Bakers should allocate extra space for adding on to modular tunnel freezers or calculate the extra ceiling height to accommodate longer belts that require more space.
“We often design our spiral blast freezers that have 20 to 25% greater production expansion capacity, so they have room to grow,” said Peter White, president, IJ White Systems.
Bryan Hobbs, sales and service manager, Ashworth Bros., noted a larger freezer allows bakers to transition from a 30-inch to a 40-inch belt without major construction down the line.
“They’ll have the opportunity to grow into it later by simply changing out infeed and outfeed equipment,” he said. “It’s obviously a larger initial investment, but they may be able to amortize it over a longer period.”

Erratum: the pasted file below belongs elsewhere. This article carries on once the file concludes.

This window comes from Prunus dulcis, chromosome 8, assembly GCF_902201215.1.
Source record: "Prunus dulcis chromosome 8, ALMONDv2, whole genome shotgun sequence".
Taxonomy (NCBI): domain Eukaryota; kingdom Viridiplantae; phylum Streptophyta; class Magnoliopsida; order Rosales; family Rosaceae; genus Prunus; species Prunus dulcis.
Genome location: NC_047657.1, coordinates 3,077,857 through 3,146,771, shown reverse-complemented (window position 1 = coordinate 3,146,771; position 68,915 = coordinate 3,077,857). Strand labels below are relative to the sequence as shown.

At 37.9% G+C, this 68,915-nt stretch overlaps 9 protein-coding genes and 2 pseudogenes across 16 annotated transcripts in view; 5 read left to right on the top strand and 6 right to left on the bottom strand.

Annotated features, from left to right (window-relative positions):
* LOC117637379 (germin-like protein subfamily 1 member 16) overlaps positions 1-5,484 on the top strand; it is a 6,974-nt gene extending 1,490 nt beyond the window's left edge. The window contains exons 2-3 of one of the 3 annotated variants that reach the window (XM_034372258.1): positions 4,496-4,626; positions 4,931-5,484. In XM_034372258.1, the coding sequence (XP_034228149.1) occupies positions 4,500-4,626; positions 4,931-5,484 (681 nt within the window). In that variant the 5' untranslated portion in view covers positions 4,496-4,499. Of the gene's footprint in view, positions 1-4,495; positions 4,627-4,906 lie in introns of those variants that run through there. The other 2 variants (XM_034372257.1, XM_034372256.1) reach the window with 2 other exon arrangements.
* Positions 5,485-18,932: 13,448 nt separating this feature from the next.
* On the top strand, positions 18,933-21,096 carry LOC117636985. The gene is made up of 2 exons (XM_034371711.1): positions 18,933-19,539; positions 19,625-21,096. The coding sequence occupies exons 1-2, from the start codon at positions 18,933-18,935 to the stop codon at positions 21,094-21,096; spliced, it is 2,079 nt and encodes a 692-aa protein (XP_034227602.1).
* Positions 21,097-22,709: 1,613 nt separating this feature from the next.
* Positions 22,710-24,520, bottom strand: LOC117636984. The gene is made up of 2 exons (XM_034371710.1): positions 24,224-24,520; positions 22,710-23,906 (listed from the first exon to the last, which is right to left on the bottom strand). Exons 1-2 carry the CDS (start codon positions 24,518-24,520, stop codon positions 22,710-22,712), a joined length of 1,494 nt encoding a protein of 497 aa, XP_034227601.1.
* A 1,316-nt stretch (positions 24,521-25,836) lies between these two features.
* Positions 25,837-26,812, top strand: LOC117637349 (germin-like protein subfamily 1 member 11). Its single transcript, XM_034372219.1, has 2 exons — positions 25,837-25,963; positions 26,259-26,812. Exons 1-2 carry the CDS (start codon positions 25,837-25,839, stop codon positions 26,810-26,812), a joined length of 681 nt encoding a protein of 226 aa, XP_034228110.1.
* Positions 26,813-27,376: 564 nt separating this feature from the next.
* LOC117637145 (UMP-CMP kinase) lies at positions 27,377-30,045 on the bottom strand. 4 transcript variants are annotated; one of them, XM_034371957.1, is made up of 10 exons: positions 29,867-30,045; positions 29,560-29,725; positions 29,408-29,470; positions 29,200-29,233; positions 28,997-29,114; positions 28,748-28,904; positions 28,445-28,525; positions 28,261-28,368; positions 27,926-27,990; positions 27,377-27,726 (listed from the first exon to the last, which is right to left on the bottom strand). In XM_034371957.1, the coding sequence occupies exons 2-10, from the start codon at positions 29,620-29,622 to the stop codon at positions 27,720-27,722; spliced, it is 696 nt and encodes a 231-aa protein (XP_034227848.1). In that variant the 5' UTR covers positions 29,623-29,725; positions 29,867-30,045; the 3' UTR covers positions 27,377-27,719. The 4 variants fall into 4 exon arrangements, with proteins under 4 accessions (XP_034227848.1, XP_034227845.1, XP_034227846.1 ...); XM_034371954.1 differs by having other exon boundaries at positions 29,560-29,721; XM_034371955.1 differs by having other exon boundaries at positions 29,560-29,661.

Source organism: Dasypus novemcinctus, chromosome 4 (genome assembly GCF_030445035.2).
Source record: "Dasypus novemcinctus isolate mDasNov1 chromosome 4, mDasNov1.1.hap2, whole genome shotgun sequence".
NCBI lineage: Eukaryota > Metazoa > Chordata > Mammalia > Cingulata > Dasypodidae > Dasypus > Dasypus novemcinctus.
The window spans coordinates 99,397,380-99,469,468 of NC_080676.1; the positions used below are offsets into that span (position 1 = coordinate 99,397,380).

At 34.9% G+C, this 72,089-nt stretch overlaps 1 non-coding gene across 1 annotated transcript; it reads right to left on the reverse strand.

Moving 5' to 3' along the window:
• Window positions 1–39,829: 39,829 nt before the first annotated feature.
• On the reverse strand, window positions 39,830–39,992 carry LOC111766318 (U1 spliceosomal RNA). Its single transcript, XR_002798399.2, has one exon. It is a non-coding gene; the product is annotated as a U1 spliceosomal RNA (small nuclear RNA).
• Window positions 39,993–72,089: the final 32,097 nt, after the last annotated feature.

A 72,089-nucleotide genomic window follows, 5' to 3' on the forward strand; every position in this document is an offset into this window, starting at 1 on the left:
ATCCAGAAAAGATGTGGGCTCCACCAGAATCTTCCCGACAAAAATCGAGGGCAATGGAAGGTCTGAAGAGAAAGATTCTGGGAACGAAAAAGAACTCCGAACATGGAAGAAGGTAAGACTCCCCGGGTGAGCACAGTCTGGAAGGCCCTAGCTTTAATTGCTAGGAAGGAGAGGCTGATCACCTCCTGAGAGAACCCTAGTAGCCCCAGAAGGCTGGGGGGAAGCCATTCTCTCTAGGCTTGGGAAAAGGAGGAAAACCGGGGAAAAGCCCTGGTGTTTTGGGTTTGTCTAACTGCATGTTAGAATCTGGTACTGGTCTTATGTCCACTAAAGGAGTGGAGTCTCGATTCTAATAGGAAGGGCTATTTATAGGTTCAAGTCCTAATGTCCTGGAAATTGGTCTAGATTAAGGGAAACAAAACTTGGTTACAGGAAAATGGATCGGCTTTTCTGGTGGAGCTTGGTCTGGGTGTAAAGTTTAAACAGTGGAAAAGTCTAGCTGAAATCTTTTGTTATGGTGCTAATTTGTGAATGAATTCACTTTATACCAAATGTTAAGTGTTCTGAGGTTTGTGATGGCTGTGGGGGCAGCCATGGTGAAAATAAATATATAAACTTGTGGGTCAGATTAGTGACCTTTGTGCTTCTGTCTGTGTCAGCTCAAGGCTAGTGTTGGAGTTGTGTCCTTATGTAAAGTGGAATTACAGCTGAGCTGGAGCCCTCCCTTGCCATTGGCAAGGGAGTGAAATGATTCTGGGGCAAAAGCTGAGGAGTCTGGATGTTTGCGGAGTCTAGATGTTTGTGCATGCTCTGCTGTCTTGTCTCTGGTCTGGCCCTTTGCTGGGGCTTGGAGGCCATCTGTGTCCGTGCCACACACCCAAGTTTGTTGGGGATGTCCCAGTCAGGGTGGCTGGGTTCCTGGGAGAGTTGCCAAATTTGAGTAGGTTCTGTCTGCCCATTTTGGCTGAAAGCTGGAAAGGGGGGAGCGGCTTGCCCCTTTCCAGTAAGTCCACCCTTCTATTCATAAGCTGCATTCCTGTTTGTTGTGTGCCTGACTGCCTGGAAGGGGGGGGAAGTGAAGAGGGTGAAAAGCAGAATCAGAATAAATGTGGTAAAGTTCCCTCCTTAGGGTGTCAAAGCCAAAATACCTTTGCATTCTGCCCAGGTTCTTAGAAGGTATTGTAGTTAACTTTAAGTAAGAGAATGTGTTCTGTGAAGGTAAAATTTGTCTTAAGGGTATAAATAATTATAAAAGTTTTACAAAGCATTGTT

David Bogle, global R.&D. director, spiral platform, Intralox, noted that some positive-driven belts can cover a greater range and higher volumes of products.
“The drive motors and refrigeration units must also be capable of increases in capacity,” he pointed out. “It is only a minimal cost to implement larger motors and more refrigeration capability on new equipment versus trying to do it once installed.”
Additionally, Anthony Salsone, sales engineer, G&F Systems, said its spiral blast freezers are designed with variable-frequency drives that provide greater flexibility, throughput and range of dwell times, which many food manufacturers are looking for in today’s systems.
Another option involves installing a small cryogenic freezer before the infeed of the spiral system to drop the products’ temperature prior to entering it, suggested Erik Fihlman, program manager, bakery and prepared foods, Linde.
When it comes to a new freezer, keep one thing in mind.
“I never ran into a baker or any other food producer who has complained about excess capacity in the freezer,” Mr. Hobbs said. “It’s always a complaint of not enough capacity.”